In September, Palgrave Macmillan will release “Islamophobia and Securitization: Religion, Ethnicity and the Female Voice,” by Tania Saeed (Lahore University of Management Sciences). The publisher’s description follows:
This book explores everyday realities of young Muslim women in Britain, who are portrayed as antithetical to the British way of life in media and political discourse. The book captures how geo-political events, and national tragedies continue to implicate individuals and communities at the domestic and local level, communities that have no connection to such tragedies and events, other than being associated with a religio-ethnic identity. The author shows how Muslim women are caught within the spectrum of the vulnerable-fanatic, always perceived to be ‘at risk’ of being ‘radicalized’. Focusing on educated Muslim females, the book explores experiences of Islamophobia and securitization inside and outside educational institutions, and highlights individual and group acts of resistance through dialogue, with Muslim women challenging the metanarrative of insecurity and suspicion that plagues their everyday existence in Britain. Islamophobia and Securitization will be of interest to scholars and students researching Muslims in the West, in particular sociologists, anthropologists, and political scientists. It will also appeal to analysts and academics researching security and terrorism, race and racialization, as well as gender, immigration, and diaspora.
In September, Edinburgh University Press will release Islamic Reform In Twentieth-Century Africa by Roman Loimeier (University of Göttingen). The publisher’s description follows:
Based on twelve case studies (Senegal, Mali, Nigeria, Niger, Chad, Sudan, Ethiopia, Somalia, Kenya, Tanzania, Zanzibar and the Comoros), this book looks at patterns and peculiarities of different traditions of Islamic reform. Considering both Sufi- and Salafi-oriented movements in their respective historical contexts, it stresses the importance of the local context to explain the different trajectories of development.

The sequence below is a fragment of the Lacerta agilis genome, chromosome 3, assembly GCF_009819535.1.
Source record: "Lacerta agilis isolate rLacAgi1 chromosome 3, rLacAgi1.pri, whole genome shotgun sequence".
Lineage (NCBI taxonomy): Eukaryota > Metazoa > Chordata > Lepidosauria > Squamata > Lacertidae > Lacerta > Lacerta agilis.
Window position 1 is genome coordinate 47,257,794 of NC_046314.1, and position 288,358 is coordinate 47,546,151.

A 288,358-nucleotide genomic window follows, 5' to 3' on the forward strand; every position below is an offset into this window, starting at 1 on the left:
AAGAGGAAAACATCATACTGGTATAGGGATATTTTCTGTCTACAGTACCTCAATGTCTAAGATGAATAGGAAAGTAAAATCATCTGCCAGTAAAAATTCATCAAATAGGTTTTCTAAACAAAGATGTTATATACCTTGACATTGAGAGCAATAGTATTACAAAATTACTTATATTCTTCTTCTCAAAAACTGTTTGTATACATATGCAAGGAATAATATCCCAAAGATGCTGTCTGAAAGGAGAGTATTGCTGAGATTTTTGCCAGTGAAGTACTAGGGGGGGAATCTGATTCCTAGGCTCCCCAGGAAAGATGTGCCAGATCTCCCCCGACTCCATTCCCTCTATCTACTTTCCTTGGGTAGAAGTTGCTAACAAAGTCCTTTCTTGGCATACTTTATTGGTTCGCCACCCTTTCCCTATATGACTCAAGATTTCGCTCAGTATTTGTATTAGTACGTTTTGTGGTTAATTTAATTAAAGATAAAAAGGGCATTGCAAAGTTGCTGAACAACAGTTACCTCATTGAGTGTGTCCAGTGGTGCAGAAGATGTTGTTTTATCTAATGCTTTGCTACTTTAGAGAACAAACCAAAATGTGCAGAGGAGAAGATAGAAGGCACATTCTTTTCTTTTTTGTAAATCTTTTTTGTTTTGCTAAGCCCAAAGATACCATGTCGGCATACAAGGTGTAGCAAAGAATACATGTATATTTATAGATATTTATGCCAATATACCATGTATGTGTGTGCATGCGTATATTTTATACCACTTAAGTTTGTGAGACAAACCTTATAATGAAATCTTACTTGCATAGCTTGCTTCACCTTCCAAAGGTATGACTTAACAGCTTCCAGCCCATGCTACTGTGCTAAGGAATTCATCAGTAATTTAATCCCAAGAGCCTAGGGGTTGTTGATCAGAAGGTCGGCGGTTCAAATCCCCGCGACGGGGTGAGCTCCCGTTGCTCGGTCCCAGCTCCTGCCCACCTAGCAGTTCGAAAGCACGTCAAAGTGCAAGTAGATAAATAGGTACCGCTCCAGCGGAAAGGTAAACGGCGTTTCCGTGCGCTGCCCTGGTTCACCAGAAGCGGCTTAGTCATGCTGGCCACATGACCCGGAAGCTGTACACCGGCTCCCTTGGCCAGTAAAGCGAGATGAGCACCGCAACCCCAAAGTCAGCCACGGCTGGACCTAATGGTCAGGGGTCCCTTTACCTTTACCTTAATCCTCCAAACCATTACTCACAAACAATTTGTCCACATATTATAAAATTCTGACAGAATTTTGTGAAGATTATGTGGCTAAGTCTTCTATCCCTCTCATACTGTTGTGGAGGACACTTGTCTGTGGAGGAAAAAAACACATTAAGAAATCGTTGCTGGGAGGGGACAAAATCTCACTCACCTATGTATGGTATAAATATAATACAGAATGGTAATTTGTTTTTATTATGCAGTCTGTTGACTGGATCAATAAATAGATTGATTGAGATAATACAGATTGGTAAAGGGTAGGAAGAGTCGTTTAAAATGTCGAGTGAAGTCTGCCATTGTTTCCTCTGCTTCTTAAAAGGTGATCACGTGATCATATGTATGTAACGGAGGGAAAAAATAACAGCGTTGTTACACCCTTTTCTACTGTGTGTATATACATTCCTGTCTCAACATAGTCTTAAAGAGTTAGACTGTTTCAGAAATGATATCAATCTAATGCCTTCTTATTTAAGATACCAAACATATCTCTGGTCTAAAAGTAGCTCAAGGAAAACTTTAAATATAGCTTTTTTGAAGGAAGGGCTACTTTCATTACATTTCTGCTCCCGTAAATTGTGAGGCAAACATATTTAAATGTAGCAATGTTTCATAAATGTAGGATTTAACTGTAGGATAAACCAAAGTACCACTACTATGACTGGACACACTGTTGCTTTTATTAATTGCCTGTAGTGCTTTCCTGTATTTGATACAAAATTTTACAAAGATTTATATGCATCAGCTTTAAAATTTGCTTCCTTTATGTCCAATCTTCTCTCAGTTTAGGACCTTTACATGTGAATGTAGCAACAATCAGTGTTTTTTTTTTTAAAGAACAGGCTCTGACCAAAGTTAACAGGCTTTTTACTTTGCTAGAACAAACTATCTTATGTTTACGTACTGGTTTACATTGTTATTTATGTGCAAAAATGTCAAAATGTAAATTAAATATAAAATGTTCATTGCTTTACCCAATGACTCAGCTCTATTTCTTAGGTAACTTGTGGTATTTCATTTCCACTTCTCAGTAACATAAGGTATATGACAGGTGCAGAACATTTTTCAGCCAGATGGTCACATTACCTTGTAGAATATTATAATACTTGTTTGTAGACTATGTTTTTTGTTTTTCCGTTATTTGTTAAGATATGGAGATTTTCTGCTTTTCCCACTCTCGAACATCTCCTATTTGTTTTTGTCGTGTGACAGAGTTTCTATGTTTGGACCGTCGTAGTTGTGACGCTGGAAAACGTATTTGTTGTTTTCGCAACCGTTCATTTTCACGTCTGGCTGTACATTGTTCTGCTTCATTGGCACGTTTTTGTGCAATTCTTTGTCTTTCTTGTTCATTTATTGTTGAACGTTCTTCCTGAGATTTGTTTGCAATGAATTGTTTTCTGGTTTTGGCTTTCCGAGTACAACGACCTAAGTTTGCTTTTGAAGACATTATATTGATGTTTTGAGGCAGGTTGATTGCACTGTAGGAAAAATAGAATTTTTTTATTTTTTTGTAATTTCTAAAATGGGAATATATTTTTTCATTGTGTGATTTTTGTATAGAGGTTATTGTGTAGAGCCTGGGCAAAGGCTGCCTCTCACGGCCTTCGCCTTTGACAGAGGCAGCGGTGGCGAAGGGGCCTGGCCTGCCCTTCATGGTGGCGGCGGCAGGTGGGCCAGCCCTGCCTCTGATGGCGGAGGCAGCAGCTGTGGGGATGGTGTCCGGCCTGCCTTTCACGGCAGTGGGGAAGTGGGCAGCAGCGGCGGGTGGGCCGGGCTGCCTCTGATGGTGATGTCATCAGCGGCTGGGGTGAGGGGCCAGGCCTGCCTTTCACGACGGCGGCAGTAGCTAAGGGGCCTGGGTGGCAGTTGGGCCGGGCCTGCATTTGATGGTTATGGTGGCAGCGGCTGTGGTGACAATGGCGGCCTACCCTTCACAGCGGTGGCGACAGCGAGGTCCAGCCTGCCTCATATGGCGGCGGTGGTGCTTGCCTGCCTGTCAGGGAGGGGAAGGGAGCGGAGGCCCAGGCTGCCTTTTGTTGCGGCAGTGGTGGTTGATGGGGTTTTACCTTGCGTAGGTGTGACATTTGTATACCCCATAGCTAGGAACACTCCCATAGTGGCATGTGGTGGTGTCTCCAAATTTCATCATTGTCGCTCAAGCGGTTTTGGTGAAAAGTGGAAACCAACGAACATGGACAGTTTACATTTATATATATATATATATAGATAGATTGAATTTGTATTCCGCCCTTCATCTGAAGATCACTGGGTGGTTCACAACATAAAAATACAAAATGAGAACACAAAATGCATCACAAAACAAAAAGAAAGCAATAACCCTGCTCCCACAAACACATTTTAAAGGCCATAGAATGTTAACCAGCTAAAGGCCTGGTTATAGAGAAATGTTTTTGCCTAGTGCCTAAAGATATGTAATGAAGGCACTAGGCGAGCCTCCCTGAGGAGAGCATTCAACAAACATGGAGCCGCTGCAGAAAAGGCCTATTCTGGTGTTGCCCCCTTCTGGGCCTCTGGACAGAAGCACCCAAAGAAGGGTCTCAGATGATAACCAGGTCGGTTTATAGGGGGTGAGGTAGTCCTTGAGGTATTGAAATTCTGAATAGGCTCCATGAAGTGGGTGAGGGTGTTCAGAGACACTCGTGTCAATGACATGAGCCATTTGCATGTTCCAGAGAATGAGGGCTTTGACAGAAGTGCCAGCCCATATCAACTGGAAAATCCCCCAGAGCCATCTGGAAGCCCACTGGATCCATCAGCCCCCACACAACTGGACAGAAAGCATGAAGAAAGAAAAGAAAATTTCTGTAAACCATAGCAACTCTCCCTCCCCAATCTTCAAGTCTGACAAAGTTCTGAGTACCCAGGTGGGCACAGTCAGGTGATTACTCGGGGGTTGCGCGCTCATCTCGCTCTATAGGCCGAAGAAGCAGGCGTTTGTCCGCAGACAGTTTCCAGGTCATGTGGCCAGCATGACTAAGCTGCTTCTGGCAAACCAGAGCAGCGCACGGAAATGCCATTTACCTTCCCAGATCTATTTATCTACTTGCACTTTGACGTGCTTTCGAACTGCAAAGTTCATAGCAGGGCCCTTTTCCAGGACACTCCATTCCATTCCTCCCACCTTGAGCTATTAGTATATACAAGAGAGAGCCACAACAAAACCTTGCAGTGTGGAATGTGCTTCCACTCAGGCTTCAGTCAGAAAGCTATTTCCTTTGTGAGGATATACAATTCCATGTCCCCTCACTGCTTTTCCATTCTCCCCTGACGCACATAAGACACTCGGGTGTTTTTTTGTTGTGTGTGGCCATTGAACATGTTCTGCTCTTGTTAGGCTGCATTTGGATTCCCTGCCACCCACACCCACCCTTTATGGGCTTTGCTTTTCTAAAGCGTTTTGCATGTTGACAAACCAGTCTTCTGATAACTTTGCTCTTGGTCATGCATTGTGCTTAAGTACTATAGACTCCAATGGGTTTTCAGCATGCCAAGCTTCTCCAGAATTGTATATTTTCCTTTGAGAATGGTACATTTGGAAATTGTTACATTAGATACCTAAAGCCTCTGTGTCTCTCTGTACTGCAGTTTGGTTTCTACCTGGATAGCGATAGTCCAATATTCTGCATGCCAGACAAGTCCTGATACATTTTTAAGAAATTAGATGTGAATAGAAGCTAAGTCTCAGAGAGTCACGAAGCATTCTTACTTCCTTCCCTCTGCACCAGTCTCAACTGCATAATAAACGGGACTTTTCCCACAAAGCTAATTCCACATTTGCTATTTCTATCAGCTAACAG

The book studies the social, religious and political impact of these reform movements in both historical and contemporary times and asks why some have become successful as popular mass movements, while others failed to attract substantial audiences. It also considers jihad-minded movements in contemporary Mali, northern Nigeria and Somalia and looks at modes of transnational entanglement of movements of reform. Against the background of a general inquiry into what constitutes ‘reform’, the text responds to the question of what ‘reform’ actually means for Muslims in contemporary Africa.
In May, Yale University Press released Eastern Orthodox Christianity: The Essential Texts by Bryn Geffert (Amherst College) and Theofanis Stavrou (University of Minnesota). The publisher’s description follows:
Two leading academic scholars offer the first comprehensive source reader on the Eastern Orthodox church for the English-speaking world. Designed specifically for students and accessible to readers with little or no previous knowledge of theology or religious history, this essential, one-of-a-kind work frames, explores, and interprets Eastern Orthodoxy through the use of primary sources and documents. Lively introductions and short narratives that touch on anthropology, art, law, literature, music, politics, women’s studies, and a host of other areas are woven together to provide a coherent and fascinating history of the Eastern Orthodox Christian tradition.